Category: review

★★★★ Home Truth

Simon Ward reviews How Not To Drown at Theatre Royal Stratford East This is a powerful and important piece of theatre. It provides a counterblast to the prevailing anti-immigrant rhetoric from the government and commentariat and it offers a personal account of a lived experience which could not […]

★★★★ A Sweet Treat

Simon Ward reviews Pick n Mix Downstairs at The Pleasance Taking the bare bones of the plot of Kat Rose-Martin’s brilliant debut play, having its London premiere in North London’s Pleasance, could well suggest a dose of kitchen-sink Northern miserabilism. We witness period pains and problems, multiple unplanned […]

★★ Underwhelming Immersion

Simon Ward reviews Handel’s Messiah: The Live Experience at Theatre Royal Drury Lane For one night only, as a festive treat, the Theatre Royal Drury Lane gives the cast of Frozen a night off and is taken over by what is billed as a ground-breaking version of Handel’s […]

★★ Not The Happiest Day

Simon Ward reviews The Wedding Speech at The Hope Theatre The Wedding Speech is a one-woman play written by Cheryl May Coward-Walker and performed with passionate intensity by Princess Donnough as Rosemary. She is the grown-up daughter who has volunteered to make a speech at her mother’s wedding, […]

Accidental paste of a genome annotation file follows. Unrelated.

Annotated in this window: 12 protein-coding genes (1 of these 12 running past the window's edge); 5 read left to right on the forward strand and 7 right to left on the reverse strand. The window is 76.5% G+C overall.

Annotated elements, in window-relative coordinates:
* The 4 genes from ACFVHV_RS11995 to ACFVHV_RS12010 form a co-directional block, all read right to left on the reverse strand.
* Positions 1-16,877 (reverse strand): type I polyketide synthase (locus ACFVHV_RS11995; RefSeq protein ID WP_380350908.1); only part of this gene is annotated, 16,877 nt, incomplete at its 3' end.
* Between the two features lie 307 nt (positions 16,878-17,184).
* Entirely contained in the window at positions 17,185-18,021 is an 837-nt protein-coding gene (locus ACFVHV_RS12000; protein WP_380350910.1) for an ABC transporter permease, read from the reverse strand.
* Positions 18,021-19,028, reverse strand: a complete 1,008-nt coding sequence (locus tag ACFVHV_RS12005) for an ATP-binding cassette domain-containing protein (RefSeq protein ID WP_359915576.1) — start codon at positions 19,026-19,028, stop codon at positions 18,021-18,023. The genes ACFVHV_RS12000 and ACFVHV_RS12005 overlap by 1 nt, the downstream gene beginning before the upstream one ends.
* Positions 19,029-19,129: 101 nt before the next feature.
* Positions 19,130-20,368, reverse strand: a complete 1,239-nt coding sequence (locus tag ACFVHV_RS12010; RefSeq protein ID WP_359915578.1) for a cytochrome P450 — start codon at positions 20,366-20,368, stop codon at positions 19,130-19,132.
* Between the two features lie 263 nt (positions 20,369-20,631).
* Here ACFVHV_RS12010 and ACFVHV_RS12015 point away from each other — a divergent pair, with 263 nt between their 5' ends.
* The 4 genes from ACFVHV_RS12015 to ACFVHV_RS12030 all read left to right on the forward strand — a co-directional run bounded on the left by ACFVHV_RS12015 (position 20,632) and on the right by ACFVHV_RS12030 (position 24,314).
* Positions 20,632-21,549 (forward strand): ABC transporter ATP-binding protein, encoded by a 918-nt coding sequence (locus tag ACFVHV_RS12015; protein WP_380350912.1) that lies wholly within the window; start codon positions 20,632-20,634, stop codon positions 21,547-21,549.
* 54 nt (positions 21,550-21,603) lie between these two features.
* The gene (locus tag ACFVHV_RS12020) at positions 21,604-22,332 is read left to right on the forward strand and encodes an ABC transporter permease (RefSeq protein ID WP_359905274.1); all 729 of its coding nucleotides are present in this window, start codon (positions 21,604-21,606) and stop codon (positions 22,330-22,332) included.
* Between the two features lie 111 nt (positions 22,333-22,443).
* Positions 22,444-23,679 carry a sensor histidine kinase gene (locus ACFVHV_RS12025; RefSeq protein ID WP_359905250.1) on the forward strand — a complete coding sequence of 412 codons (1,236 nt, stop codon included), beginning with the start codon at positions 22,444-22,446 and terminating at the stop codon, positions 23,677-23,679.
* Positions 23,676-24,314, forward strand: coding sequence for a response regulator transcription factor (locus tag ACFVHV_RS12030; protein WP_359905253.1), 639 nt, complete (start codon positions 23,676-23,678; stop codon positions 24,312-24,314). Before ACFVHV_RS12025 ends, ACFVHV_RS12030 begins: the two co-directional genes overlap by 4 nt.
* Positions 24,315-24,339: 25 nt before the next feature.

★★★★ Desperately Fabulous

Simon Ward reviews Fame Whore at the King’s Head Theatre The Urban Dictionary defines a fame whore as ‘[a]n individual who is willing to do anything, regardless of how humiliating or demeaning, to achieve notoriety. More often than not, this involves appearing on multiple reality television shows.’ Writer Tom Ratcliffe and […]

★★★A Perplexing Persephone

Simon Ward reviews Persephone at The Courtyard Theatre The premise of this new musical retelling of the Persephone story (written by Emma Hawkins with music by Carrie Penn) is to take the various versions of the myth and reimagine it for our time. As such, the costumes and […]

★★★A Fascinating Voyage

Simon Ward reviews The Hamlet Voyage at The Bridewell Theatre The inspiration for this play is utterly intriguing. In 1607, sailors on the first English voyage to reach India stopped off in Sierra Leone for supplies and to recover from scurvy. It was recorded in the ship’s log that during this stop the sailors performed Hamlet for the local West […]

★★★ Therapist, heal thyself

Simon Ward reviews Let’s Pause There at The King’s Head Theatre This debut play by comedy writers Russell Obeney and Andre Guindisson crams a lot, perhaps a little too much, into its running time of about an hour. In keeping with its therapy-based theme, we are required to […]